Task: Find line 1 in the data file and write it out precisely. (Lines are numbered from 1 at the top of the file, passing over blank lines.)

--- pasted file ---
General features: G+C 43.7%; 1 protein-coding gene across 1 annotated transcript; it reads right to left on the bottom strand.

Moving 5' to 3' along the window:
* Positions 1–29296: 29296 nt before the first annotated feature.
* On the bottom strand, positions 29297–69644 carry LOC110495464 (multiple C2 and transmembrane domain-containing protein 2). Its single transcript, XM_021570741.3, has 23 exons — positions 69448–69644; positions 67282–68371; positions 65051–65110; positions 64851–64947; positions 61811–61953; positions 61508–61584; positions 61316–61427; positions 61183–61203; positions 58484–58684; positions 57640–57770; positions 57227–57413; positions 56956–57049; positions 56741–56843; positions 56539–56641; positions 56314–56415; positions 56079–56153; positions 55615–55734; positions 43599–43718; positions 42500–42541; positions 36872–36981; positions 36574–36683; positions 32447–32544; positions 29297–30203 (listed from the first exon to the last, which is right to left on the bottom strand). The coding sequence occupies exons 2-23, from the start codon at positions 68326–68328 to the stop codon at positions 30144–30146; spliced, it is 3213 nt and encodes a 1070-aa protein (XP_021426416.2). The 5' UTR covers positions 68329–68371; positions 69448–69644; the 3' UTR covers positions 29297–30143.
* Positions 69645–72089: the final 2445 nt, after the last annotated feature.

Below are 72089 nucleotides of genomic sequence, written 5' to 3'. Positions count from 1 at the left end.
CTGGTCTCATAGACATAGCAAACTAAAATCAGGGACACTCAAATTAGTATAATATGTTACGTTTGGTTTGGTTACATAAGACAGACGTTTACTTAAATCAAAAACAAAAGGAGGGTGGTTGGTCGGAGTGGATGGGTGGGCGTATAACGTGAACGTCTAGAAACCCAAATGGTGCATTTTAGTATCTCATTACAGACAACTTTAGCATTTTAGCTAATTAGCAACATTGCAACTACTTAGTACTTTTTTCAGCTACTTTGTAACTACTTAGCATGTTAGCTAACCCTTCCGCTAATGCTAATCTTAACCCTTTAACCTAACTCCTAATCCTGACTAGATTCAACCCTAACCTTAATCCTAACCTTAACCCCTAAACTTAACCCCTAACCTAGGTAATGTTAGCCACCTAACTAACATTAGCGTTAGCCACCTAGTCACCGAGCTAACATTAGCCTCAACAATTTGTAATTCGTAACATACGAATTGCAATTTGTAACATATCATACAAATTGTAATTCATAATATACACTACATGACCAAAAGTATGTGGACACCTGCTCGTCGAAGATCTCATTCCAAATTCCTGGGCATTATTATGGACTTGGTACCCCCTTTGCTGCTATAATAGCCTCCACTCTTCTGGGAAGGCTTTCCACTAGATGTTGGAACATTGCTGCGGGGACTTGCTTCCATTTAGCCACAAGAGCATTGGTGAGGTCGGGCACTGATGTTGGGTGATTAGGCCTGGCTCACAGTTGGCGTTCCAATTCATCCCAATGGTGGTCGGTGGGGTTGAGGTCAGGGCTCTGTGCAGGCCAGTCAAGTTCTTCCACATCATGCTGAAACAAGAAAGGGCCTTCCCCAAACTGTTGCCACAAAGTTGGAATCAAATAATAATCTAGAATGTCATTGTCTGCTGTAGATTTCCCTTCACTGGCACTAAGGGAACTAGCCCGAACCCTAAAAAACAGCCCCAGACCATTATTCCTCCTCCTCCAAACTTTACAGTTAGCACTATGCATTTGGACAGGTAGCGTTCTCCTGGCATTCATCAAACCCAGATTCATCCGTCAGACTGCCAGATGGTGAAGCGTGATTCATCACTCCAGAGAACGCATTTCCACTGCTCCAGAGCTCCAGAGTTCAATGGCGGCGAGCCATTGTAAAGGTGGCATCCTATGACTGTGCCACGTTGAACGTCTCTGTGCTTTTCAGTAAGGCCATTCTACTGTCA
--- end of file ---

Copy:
General features: G+C 43.7%; 1 protein-coding gene across 1 annotated transcript; it reads right to left on the bottom strand.